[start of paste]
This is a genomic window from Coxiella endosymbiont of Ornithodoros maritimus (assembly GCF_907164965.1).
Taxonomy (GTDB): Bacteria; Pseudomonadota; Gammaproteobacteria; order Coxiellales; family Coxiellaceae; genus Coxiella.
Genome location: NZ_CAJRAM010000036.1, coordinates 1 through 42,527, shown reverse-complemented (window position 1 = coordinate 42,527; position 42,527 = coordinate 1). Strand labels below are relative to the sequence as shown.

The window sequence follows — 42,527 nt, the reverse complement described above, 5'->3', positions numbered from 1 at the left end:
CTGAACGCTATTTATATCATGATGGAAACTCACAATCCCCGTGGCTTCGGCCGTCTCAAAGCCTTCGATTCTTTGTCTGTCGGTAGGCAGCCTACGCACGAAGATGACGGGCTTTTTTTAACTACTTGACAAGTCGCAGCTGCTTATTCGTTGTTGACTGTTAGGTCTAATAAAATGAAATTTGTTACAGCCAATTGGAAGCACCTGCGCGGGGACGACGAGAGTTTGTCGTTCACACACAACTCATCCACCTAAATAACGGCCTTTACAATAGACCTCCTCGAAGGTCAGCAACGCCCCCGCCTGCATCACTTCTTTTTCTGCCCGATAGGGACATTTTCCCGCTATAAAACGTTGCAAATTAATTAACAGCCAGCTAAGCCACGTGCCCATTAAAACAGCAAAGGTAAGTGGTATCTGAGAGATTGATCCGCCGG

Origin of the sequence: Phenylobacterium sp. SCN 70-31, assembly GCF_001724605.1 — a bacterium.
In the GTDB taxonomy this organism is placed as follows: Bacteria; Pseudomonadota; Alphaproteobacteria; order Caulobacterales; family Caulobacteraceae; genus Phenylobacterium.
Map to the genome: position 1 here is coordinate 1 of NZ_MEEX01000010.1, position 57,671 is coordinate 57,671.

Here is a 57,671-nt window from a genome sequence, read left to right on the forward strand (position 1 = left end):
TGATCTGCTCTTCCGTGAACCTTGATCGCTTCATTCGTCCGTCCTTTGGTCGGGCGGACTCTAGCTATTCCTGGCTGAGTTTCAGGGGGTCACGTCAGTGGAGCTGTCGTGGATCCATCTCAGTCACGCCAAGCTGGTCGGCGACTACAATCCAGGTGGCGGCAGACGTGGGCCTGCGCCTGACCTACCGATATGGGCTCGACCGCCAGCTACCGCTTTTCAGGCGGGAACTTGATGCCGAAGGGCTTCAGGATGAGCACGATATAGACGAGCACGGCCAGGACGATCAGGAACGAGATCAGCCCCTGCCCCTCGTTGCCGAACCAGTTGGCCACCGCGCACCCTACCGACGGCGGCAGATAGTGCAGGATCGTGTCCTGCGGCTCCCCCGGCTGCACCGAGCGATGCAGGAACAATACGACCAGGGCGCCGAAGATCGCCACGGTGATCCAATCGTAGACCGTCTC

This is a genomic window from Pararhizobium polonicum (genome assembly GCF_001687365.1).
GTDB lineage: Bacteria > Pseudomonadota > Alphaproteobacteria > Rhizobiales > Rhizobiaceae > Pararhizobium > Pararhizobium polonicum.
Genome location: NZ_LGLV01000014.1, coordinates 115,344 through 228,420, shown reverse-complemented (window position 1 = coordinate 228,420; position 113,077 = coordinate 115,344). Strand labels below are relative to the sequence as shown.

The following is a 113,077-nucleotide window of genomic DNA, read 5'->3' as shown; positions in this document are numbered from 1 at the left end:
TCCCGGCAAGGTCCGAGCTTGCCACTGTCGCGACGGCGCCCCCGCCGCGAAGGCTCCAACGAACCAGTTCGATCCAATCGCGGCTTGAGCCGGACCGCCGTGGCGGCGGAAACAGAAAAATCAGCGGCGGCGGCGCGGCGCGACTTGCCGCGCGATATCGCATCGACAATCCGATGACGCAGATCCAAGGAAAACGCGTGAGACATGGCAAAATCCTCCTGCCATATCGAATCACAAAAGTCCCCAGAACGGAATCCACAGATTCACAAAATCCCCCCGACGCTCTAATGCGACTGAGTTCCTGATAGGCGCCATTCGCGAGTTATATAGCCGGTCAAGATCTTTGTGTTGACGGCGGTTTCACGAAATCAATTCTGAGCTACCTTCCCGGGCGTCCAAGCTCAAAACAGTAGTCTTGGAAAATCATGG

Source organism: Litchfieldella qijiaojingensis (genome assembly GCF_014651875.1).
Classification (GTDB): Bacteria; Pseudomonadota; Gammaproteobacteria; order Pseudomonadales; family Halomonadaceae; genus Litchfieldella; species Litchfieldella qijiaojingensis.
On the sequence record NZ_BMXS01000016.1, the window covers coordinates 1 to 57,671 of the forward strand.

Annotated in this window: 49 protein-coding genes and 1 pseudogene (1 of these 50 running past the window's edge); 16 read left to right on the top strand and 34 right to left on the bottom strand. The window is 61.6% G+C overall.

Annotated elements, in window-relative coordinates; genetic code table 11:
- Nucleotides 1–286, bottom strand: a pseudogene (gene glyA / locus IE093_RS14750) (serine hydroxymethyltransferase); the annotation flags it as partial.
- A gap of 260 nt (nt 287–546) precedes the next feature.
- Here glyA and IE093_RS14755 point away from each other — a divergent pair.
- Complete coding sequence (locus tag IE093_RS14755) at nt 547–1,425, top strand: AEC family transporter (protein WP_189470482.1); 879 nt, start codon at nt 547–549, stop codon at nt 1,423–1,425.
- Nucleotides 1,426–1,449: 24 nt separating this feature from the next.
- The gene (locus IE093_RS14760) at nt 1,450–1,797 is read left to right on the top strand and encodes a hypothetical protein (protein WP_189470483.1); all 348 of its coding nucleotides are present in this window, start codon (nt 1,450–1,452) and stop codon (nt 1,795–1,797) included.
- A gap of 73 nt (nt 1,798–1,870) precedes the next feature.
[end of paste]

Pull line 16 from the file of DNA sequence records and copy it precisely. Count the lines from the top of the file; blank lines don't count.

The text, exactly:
Source organism: Litchfieldella qijiaojingensis (genome assembly GCF_014651875.1).